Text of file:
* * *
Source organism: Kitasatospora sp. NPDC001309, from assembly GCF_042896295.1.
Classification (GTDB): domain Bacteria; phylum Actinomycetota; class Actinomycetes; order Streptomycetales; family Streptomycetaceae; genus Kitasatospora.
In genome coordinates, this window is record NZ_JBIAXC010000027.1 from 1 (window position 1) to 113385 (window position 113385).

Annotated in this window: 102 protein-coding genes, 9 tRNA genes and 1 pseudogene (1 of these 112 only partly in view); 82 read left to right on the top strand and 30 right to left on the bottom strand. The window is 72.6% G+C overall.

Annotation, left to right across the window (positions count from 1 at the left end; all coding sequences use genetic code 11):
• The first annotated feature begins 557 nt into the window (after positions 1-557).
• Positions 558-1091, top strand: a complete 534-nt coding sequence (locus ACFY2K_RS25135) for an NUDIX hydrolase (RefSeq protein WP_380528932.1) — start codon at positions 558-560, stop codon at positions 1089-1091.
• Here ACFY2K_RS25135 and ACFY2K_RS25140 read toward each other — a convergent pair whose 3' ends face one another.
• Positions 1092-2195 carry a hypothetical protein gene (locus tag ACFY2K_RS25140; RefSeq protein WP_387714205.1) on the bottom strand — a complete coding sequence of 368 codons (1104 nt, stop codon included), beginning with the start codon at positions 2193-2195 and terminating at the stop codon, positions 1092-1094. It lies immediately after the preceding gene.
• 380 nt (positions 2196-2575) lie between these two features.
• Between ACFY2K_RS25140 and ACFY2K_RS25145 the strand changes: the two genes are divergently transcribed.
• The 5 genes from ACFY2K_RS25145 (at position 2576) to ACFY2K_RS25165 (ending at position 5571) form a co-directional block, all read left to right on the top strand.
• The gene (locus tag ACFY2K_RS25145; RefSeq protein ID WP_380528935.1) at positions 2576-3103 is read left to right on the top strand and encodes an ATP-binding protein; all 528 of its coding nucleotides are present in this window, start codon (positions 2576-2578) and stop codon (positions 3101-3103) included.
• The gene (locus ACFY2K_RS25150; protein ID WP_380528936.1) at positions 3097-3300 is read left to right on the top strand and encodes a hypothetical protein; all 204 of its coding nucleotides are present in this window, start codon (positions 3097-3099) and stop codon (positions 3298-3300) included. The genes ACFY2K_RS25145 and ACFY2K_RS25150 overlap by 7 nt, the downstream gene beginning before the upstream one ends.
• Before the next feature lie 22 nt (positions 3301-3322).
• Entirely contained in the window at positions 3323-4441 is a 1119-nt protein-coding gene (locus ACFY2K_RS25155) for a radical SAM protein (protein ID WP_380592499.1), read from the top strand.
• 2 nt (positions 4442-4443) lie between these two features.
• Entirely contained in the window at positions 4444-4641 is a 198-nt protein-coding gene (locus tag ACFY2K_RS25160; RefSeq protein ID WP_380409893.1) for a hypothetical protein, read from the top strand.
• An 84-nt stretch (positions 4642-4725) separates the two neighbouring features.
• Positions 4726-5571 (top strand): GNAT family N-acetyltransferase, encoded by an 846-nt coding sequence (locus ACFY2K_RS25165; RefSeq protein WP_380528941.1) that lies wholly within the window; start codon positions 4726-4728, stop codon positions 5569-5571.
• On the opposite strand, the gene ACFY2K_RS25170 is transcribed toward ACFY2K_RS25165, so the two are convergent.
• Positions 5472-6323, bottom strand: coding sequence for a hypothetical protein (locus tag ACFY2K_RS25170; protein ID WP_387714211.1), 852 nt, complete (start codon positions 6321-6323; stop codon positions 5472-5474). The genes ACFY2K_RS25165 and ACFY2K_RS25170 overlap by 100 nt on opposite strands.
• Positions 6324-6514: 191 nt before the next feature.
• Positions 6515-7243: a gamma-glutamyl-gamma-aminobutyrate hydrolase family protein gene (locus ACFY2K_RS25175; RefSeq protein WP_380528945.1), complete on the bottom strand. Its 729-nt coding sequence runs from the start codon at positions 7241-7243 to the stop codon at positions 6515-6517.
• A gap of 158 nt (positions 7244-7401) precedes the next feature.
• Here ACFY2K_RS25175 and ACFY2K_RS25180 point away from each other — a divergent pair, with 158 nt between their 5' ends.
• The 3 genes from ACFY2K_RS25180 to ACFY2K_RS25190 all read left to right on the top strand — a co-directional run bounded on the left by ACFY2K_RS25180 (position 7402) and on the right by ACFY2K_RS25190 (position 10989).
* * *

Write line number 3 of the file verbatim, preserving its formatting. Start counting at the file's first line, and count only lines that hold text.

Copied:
In genome coordinates, this window is record NZ_JBIAXC010000027.1 from 1 (window position 1) to 113385 (window position 113385).